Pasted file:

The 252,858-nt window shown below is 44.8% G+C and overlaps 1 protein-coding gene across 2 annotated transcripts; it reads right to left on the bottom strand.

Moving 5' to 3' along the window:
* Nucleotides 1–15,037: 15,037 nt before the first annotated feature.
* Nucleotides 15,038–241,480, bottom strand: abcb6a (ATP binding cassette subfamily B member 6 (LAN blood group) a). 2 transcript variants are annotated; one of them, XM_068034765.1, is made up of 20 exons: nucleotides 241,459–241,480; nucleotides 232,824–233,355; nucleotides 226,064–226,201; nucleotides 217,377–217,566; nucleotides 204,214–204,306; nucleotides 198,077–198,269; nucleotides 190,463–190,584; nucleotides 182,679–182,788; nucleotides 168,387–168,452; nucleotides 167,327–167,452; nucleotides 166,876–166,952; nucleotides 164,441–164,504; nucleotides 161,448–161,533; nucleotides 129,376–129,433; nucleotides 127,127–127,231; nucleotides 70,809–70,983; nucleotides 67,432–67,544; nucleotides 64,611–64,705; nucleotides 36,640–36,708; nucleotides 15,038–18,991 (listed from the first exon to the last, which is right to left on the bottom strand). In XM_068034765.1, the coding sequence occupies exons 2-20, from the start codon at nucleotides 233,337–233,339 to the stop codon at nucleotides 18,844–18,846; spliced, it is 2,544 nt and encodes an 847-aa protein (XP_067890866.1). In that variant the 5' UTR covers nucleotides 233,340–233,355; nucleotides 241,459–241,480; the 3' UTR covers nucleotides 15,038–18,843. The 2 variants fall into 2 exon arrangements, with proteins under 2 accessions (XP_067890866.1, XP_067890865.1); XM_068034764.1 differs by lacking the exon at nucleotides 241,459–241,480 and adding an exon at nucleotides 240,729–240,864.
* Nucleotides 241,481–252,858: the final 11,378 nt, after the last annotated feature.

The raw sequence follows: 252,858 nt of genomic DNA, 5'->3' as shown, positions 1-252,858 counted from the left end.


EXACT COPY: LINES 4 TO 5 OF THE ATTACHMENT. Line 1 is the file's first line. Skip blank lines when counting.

* Nucleotides 15,038–241,480, bottom strand: abcb6a (ATP binding cassette subfamily B member 6 (LAN blood group) a). 2 transcript variants are annotated; one of them, XM_068034765.1, is made up of 20 exons: nucleotides 241,459–241,480; nucleotides 232,824–233,355; nucleotides 226,064–226,201; nucleotides 217,377–217,566; nucleotides 204,214–204,306; nucleotides 198,077–198,269; nucleotides 190,463–190,584; nucleotides 182,679–182,788; nucleotides 168,387–168,452; nucleotides 167,327–167,452; nucleotides 166,876–166,952; nucleotides 164,441–164,504; nucleotides 161,448–161,533; nucleotides 129,376–129,433; nucleotides 127,127–127,231; nucleotides 70,809–70,983; nucleotides 67,432–67,544; nucleotides 64,611–64,705; nucleotides 36,640–36,708; nucleotides 15,038–18,991 (listed from the first exon to the last, which is right to left on the bottom strand). In XM_068034765.1, the coding sequence occupies exons 2-20, from the start codon at nucleotides 233,337–233,339 to the stop codon at nucleotides 18,844–18,846; spliced, it is 2,544 nt and encodes an 847-aa protein (XP_067890866.1). In that variant the 5' UTR covers nucleotides 233,340–233,355; nucleotides 241,459–241,480; the 3' UTR covers nucleotides 15,038–18,843. The 2 variants fall into 2 exon arrangements, with proteins under 2 accessions (XP_067890866.1, XP_067890865.1); XM_068034764.1 differs by lacking the exon at nucleotides 241,459–241,480 and adding an exon at nucleotides 240,729–240,864.
* Nucleotides 241,481–252,858: the final 11,378 nt, after the last annotated feature.